- Perceived as more “natural” material
Quartz makes an excellent choice for busy kitchens prone to spills and stains. For a unique stone look on a budget, granite and marble provide one-of-a-kind patterns. Consider your lifestyle, budget, and style preferences when deciding between these two beautiful options.
FAQs About Quartz Countertops
Here are answers to some common questions about quartz countertops:
Are quartz countertops really better than granite?
Quartz arguably performs better than granite due to higher durability and lower maintenance needs. But granite comes in more unique stone patterns for one-of-a-kind looks. Each material has trade-offs.
Can you repair quartz countertops?
Minor damage like superficial scratches can be buffed and re-polished on quartz. But excessive cracking or chipping will require replacing the entire slab.
Do quartz countertops stain?
Quartz has excellent stain resistance and is less prone to staining than natural stone. But it is still possible for some liquids like oils or dyes to seep into surface scratches and leave a stain if not wiped up quickly.
Is quartz healthier than granite?
Some quartz contains antibacterial properties to inhibit the growth of bacteria. So in terms of food safety, quartz provides slightly better hygiene than more porous granite.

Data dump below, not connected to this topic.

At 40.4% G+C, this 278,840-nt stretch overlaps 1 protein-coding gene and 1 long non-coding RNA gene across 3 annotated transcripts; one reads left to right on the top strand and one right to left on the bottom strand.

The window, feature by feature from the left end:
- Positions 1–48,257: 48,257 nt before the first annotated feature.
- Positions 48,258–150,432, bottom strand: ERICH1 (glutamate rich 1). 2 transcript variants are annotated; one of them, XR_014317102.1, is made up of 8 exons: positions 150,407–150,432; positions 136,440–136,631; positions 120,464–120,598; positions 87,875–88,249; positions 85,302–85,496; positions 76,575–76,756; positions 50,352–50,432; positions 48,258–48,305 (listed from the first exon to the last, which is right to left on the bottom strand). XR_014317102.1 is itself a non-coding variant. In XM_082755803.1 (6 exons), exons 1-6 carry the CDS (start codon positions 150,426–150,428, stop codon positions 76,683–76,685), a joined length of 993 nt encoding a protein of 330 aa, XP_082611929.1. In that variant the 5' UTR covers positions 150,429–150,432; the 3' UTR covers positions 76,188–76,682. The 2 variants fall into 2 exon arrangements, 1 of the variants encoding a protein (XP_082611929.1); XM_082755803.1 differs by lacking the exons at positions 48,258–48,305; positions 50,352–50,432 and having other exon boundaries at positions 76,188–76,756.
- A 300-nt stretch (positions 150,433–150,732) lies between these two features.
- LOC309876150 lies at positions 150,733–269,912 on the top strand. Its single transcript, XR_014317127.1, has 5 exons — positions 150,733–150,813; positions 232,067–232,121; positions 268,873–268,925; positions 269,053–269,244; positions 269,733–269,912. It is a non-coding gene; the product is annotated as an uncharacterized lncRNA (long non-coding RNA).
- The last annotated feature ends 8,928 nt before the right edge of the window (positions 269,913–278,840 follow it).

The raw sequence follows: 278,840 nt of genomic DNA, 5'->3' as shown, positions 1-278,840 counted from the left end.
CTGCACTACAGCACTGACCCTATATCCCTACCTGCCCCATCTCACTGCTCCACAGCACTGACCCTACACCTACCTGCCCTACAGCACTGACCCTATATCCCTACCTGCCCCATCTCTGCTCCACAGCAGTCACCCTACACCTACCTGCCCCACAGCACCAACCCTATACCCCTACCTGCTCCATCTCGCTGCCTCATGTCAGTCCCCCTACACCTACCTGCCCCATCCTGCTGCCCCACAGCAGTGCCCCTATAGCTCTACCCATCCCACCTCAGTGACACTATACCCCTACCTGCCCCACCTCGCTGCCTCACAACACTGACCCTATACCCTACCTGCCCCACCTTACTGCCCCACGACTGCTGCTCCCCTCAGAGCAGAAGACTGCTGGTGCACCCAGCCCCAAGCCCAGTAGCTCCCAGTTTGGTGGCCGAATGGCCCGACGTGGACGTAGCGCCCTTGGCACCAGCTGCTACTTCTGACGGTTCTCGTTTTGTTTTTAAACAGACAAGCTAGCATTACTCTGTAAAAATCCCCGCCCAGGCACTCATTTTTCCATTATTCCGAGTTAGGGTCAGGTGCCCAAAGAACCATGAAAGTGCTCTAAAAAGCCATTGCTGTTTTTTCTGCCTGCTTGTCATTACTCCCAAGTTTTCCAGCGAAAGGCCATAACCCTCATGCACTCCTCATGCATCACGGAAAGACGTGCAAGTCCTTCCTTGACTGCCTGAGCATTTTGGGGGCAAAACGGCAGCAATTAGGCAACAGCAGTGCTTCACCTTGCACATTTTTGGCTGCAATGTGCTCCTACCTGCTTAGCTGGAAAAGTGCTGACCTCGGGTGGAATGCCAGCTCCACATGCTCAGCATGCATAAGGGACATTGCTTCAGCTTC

How much do quartz countertops cost?
Installed costs range from $80-150 per square foot for quartz. The exact price depends on the brand, pattern, edge profile, and local labor rates. Expect to pay 10-30% more than granite.
While not entirely natural stone, quartz countertops provide unparalleled performance and style for busy kitchens. Their engineered composition mixes ground quartz with resins to create a durable, consistent, and low-maintenance surface. With proper care, quartz countertops can maintain their beauty for many years of cooking and entertaining. For homeowners seeking both natural elegance and modern convenience, quartz offers the best of both worlds.